The Kenwood TH-D74 is considered the best of the best of the best when it comes to the most advanced handheld amateur radio today. Its blend of features easily justify the price, but there are a few issues when it comes to this radio.
I felt best to warn you before I get to the amazing work behind a great utility thanks to Travis KK4VCZ who is better known for his work with the MD380Tools project that helped bring DMR to mainstream use.
Issue #1: Kenwood stopped making it.
Largely due to a factory issue and COVID derived supply chain crunch, production of this radio which only came to market in 2017 has stopped in 2020. For what sold new for $499 to $549 USD, this radio now is selling used for $700 or more. Kenwood has always been known for great products that are on the market for a long time which also hold resale value. It will be interesting to see what happens long term to the TH-D74 for a replacement or a manufacturer reboot.
Issue #2: Kenwood does not like hackers too much
This is a little speculative, but soon after Hackaday covered the reverse engineering work of Travis in the "High-End Ham Radio Gives Up Its Firmware Secrets" article from July 14th 2020, Kenwood removed the latest firmware for the TH-D74 from its website. As of the date of this article:
Since Travis is a bit of a ham radio/hacker celebrity already, it only took a few days for the media to pick up on his work in July 2020, 3 days after he published his first article.
After Travis reverse engineered things to a point where he was able to finish a pretty nice and focused Android application in September 2020 to add value to the Kenwood TH-D74 which did not exist before, Kenwood removed the latest v1.11 firmware.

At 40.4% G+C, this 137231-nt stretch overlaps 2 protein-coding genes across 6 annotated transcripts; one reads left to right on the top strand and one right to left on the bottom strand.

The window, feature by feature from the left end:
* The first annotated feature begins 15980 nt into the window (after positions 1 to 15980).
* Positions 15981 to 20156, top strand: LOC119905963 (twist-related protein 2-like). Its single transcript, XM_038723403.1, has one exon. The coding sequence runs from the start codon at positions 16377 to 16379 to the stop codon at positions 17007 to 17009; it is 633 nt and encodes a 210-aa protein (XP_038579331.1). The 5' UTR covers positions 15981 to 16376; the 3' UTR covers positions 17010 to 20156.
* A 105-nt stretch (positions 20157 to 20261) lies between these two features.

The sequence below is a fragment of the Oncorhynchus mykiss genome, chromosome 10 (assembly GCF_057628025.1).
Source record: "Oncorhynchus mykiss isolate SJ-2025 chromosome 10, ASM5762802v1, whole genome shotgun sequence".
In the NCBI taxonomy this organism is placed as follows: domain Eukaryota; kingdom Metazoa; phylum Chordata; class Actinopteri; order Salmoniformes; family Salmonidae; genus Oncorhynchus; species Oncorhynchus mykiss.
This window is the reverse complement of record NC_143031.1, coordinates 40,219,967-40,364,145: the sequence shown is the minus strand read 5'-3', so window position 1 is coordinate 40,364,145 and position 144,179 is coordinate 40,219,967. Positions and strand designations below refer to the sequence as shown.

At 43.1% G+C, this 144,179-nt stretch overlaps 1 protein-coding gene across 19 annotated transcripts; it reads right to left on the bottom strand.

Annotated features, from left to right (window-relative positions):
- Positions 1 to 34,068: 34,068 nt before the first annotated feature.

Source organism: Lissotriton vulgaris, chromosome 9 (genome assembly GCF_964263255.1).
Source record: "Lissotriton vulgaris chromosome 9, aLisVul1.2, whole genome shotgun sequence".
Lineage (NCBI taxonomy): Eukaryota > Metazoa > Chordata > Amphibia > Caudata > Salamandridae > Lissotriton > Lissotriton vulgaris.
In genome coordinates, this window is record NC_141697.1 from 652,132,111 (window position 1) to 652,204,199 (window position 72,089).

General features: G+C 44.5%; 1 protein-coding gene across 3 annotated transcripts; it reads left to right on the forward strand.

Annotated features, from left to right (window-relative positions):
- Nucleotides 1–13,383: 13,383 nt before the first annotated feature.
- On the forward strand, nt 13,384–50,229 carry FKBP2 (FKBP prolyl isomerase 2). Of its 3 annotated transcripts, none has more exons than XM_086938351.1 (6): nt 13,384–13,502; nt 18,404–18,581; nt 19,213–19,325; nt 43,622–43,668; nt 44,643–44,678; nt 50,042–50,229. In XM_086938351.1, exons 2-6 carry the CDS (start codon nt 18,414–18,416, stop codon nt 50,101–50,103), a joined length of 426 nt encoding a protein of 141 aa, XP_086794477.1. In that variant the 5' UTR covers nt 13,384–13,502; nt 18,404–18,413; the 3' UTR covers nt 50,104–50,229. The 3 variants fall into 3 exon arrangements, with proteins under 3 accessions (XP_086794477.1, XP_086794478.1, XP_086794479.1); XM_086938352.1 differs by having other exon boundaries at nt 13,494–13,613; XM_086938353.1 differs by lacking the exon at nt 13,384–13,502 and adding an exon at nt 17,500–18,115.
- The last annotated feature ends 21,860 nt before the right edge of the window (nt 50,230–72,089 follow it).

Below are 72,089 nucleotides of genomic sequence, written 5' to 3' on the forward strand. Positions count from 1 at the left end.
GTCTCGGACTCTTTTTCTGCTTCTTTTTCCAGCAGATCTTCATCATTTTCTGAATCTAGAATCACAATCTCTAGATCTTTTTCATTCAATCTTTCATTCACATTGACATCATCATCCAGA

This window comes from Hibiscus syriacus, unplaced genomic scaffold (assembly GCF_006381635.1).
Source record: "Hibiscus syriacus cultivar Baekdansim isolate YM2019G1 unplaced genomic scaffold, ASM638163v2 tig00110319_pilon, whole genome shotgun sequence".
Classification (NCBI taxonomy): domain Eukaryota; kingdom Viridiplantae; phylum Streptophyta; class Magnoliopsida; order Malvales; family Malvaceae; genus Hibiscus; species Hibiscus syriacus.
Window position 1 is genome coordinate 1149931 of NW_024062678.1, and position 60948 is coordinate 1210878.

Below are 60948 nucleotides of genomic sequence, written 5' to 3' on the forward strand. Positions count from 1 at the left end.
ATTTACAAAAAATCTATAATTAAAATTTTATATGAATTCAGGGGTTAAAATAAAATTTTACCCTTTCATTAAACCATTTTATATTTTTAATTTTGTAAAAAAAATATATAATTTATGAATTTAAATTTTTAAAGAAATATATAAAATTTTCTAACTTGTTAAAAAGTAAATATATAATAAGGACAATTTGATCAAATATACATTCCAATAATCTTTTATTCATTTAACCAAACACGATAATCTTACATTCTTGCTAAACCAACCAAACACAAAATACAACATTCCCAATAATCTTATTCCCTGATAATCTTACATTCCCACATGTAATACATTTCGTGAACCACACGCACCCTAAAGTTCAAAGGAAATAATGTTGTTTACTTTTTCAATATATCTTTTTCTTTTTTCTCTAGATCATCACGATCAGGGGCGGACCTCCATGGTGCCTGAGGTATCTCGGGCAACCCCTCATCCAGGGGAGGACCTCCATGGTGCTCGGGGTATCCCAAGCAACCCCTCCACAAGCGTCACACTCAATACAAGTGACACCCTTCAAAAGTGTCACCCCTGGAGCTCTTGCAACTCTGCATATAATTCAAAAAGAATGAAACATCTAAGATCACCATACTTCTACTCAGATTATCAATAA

This is sort of weird and while mostly unrelated, anything is possible by manufacturers based on lessons learned with community reverse engineering of radios like the Radioddity GD-77, Anytone D878 and Alinco DJ-MD5 for other reasons.
You can read both articles about the CAT Tool below by clicking below, but here is the summary if you have the Kenwood TH-D74:
- TH-D74 Memory Management: Use Travis's Android "CAT Tool" to download your existing radio memory to your phone, edit your channels and upload them back to the radio via Bluetooth.
HVDN Feedback: This works extremely well. Only issue is memory tags are not read from the radio to the application, but reasons are explained in the articles.
- TH-D74 Traveling Benefits: With a simple query in the software, you can download repeaters based on your location into the CAT Tool and then import those into your radio via Bluetooth.
HVDN Feedback: Sort of stumbled upon this by holding down my finger on an empty channel and clicking on "Query" That allowed me to create a list of 220 MHz repeaters easily in a 100 mile radius and load them to the radio over Bluetooth, but the memory tags in the application did not make it into the radio.
- Other Radio Benefits: Travis made his application for personal use to make for easier memory management between the TH-D74, mobile TH-D710AG and Yaesu FT-991.
HVDN Feedback: If the Icom IC-705 ever comes into his possession, that would really be nice capability to add to this program since frequency coverage is pretty equal, excluding no 220 MHz on the Icom IC-705 but identical HF and VHF-UHF receive on both radios. Another BT enabled radio that can be programmed with no wires is the Lanch HG-UV98, a popular low cost APRS radio.
There are also some other hidden Easter Eggs regarding future expansion to support memory management with radios that support DMR, but I am not going to speculate, even though something like the BL-1 BT Programmer and an MD-380 (or other DMR radios) would be an interesting combination with the CAT Tool application.
Go read more here